“It sounds better in Yiddish!”
Well, it always did to me, especially when my Bobbe was busy cursing the pharmacist.
Curses aside, Yiddish continues to inspire us. We are a group of writers, performers and directors creating new and exciting theatre in Yiddish, galvanised by our ancestors and generations of Yiddish auteurs. We khap two feygele with one stone. On the one hand, we keep Yiddish language and culture relevant, and on the other hand, we use Yiddish as a new prism through which to view and approach making theatre.
We are a grassroots, professional community theatre born of the Melbourne Jewish community. The Jewish community in Melbourne is mainly descended of holocaust survivors, who spoke and loved Yiddish. Can you love a language? We think you can. Yiddish is considered a warm doona, a comfort, a welcoming home to those who speak it. Warmly referred to as mameloshn, “mother tongue”. We make exciting new theatre. Our shows are original, Australian and Yiddish.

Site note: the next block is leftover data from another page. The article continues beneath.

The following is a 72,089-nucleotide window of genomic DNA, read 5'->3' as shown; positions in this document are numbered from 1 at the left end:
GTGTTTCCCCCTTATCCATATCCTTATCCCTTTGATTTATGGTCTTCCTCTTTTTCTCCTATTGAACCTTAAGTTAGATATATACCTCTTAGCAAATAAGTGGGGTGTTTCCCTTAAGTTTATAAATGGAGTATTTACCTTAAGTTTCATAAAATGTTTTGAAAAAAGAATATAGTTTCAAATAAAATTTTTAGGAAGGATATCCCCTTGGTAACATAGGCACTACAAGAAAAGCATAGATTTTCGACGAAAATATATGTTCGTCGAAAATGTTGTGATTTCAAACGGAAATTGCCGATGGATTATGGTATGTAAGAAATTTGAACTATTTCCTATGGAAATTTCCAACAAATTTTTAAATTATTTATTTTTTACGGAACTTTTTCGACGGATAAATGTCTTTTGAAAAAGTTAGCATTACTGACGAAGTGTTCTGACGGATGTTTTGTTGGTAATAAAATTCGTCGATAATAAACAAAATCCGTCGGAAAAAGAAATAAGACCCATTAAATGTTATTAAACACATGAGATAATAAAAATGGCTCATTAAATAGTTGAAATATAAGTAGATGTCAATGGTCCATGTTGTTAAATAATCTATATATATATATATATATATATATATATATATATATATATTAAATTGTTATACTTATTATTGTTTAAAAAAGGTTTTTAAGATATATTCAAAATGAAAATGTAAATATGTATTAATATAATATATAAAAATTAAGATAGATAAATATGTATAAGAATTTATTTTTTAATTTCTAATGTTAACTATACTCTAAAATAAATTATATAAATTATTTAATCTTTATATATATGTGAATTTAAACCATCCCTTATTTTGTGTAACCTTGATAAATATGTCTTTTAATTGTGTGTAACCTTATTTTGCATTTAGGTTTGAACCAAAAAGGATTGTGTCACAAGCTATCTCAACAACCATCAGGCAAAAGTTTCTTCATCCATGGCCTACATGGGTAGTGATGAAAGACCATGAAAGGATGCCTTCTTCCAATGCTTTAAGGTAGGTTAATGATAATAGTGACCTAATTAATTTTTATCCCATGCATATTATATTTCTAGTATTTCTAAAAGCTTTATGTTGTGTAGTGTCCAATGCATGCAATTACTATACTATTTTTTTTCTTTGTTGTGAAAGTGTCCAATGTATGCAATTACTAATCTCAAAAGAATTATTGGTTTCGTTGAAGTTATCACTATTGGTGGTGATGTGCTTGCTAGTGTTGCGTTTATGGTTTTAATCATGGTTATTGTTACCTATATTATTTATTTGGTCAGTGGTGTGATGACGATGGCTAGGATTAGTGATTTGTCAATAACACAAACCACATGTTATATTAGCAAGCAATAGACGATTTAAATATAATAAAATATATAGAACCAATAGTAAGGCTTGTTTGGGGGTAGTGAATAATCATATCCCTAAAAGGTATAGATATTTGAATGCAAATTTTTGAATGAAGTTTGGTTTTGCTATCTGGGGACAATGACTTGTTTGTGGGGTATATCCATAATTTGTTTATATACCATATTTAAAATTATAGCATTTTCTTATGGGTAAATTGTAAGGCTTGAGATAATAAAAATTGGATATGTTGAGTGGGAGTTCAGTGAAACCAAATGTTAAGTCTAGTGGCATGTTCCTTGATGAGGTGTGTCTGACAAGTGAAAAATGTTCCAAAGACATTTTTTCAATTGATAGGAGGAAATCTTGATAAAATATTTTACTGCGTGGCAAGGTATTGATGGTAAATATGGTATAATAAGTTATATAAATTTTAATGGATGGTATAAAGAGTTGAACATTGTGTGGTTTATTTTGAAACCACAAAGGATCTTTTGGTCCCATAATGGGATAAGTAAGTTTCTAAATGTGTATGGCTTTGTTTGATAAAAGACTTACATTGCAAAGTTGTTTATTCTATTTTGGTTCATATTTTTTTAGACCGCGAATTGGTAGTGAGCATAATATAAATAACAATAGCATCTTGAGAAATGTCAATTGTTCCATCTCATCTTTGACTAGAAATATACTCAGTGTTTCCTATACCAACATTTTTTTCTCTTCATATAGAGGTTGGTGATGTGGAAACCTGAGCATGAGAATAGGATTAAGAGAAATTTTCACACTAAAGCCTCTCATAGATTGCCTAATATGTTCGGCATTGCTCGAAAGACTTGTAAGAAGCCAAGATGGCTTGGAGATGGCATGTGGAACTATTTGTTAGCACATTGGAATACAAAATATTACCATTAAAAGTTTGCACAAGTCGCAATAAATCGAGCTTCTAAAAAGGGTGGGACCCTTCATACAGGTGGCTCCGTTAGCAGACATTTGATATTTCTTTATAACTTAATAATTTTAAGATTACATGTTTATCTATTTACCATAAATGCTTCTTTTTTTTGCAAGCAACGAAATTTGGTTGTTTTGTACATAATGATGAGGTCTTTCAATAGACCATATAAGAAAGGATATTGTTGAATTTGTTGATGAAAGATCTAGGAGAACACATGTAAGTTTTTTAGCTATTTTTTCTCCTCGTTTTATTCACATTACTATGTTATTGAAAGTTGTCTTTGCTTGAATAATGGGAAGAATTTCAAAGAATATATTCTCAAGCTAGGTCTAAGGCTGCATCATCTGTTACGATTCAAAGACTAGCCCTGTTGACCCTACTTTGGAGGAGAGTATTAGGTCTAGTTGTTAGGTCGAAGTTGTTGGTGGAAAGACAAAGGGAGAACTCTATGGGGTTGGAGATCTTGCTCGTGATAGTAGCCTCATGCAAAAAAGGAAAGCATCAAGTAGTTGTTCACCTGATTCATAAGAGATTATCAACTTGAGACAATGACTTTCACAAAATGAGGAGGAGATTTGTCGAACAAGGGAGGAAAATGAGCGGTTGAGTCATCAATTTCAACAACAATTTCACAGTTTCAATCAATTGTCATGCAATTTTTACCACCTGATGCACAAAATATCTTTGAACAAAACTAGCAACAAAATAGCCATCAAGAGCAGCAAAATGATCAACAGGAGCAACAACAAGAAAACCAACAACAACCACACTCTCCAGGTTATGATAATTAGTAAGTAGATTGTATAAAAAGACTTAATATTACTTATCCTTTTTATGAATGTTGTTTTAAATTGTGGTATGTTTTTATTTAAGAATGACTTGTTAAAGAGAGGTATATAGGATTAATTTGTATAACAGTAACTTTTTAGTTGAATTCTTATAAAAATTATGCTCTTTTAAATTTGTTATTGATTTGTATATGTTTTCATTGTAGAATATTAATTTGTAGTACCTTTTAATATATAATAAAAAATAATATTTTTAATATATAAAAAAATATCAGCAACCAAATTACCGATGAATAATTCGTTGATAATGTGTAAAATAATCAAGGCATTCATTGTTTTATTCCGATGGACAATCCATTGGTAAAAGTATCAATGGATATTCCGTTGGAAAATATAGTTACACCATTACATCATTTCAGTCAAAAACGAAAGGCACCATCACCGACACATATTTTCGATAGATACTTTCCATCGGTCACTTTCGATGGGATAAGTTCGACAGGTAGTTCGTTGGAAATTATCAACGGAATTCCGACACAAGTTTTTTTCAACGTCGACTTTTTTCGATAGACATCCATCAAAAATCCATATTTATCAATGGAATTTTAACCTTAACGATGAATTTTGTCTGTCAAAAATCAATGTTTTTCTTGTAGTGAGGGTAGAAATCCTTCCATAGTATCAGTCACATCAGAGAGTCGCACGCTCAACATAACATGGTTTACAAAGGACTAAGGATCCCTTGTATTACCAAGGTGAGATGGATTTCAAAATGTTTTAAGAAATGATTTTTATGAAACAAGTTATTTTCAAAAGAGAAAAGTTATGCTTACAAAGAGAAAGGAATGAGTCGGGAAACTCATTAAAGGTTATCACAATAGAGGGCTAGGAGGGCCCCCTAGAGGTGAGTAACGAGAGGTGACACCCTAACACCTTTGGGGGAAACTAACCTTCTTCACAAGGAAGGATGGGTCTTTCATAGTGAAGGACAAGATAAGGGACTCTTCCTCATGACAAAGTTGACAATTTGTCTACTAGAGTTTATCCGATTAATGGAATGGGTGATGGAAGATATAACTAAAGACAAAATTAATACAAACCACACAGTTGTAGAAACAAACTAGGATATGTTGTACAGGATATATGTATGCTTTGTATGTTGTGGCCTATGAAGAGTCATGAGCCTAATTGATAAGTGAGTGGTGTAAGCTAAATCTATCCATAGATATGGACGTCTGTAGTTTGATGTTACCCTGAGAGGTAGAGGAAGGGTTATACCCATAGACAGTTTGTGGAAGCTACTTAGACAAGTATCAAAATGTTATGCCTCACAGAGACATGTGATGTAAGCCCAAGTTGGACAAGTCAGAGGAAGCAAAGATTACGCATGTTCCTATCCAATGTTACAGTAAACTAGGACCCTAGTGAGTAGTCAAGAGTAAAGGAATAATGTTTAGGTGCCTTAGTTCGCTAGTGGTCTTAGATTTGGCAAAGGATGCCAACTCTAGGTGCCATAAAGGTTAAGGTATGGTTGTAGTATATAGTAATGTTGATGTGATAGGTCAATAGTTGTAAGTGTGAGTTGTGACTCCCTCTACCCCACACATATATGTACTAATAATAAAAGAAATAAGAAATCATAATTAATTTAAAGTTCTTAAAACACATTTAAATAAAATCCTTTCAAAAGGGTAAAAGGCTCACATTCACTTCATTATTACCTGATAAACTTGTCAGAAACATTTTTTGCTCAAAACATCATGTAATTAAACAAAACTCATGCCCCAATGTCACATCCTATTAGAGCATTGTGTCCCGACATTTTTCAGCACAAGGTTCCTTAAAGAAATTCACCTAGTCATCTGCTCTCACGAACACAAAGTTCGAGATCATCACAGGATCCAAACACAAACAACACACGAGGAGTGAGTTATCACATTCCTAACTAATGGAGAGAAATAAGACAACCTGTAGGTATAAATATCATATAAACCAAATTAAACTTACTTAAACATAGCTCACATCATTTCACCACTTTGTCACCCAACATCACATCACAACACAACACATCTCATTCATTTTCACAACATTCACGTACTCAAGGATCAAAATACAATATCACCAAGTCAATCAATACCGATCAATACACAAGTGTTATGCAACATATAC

So, who are we?
The artistic directors of Kadimah Yiddish Theatre are Galit Klas and Evelyn Krape
Galit was born in the outlying shtetl of Moorabbin and attended Moorabbin Primary School. She grew up in an English and Hebrew speaking household but at 19 she rebelled and studied Yiddish at university, along with her Performing Arts degree. Galit writes, directs, acts and sings. She has too many talents for her own good. When Galit grows up she wants to be an actress or a rower. She has never rowed in her life.
Evelyn grew up in the heaving metropolis of Far Kew. She attended University High where she excelled at singing. Evelyn was a founding member of The Pram Factory and she has won the Green Room Award for best actress. She is a film star and a theatre star. Sometimes she is onstage and sometimes she directs – either the play or everyone else who happens to be around her. Evelyn’s parents spoke Yiddish and she studies Yiddish at Kadimah’s Brunswick class.
Will I understand anything? I don’t speak Yiddish!
Our shows are for everyone, Yiddish speakers and English speakers alike. All shows are translated into English and can be enjoyed by all audiences.
And you might just pick up a few words, like shlep, shmooze, shmuck and bagel, that you didn’t even know were Yiddish.
How can I get involved?
Buy a ticket, audition, give us a bisl gelt and see your name in lights.